With an electric, Strokes-esque vibe, “City of Culture” finds the Irish post-punk outfit Slow Riot building up the momentum they’ve already capitalized on in the past year. Having supported acts like the Twilight Sad and caught the attention of punk photographer Steve Gullick, the trio is set to release a new EP, Cathedral, later this year. Below you can stream “City of Culture”, which features on the EP.
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If BIlly Joel had fallen in love with soul instead of rock ‘n’ roll before becoming the genre’s resident piano man, he might have ended up sounding something like New York City singer Chris London. With vocals that bring Michael Jackson to mind, London lets his tenor soar on his new single “Stare”, which displays a strong know-how of dynamic building on London’s part. Beginning as a tender piano and voice tune, “Stare” then develops into a powerhouse of a bridge, with a Brian May-esque guitar solo and chanted vocals heightening the personal drama of the song. It’s easy to imagine London belting this one out at a late night New York barroom, hunched over the piano with a few gin and tonics (that’s right, not “tonic and gin”) in his system.
Singer-songwriter Daniel Pearson’s music is so imbued with the rust and dust of the grittier side of America that it comes as a surprise that he’s from Yorkshire, not Alabama. But times are as hard in Northern England as it is in the American South, and the poetry and sadness of Pearson’s work is reflected vividly on his past wok, including 2010’s Satellites and 2012’s PopMatters-approved Mercury State. His third album Alone, Together comes out this summer, and as you can hear on the forlorn “As Deep as Love”, he’s a level of minimal majesty similar to that of Jason Isbell, his tenor voice and forlorn lyrics countered by echoes of distorted guitar.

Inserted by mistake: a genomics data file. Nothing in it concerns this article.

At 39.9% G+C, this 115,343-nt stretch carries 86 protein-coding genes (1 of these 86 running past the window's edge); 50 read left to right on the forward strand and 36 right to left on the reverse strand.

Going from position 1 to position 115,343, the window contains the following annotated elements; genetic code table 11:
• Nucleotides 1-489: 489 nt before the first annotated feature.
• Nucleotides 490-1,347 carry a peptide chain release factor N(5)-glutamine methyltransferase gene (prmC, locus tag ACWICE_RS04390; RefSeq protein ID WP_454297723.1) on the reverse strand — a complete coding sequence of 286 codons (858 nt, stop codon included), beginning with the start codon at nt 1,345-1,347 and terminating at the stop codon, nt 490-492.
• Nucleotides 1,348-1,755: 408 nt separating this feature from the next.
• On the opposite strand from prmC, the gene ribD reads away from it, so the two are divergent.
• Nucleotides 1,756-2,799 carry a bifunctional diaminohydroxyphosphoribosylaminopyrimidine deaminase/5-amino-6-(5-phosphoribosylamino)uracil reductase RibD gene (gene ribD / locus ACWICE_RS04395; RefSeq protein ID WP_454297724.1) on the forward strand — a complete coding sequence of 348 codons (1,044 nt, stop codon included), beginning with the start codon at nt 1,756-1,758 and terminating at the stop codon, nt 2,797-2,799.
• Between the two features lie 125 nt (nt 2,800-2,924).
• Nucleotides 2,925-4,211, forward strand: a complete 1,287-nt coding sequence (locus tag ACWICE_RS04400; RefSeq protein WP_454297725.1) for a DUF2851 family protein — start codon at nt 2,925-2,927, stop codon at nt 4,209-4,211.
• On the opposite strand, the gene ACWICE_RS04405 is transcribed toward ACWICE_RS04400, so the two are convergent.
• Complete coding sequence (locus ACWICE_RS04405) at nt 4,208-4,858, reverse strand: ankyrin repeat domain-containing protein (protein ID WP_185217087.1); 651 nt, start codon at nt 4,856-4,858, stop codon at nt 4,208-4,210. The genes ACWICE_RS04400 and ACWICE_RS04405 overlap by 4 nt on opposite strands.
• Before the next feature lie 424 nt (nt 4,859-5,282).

Under the Tosca name, the duo of Richard Dorfmeister and Rupert Hubert has long prided itself on a downtempo brand of electronic music. With their 2014 LP Outta Here, however, Tosca took on a more dance-oriented vibe, although that’s not to say the chill has left the music completely. Take Outta Here opener “Harry Dean”, for instance; although comparatively “dancier” to earlier Tosca tunes, it’s still leagues away from the popular variants of EDM at the present.
In January of 2014, the Oakland-based rockers known as the Tumbleweed Wanderers took to a mansion-turned-home studio to produce what is now called Realize, their latest record. Opening with an invigorating number called “Bad Blood” (between this, Bastille, and Taylor Swift, that title is all the rage as of late), Tumbleweed Wanderers conjure up a dusky, Americana-tinged landscape, captured most distinctly on banjo-led closer “Real Eyes” and the tumbleweed pitter-patter of the snare drum on “Bag of Bones”. The Bay Area may be this band’s home, but their music brings the murky air and scorching heat of California’s Central Valley to mind. Of course, fine music knows no geographical limits, and Realize is no exception.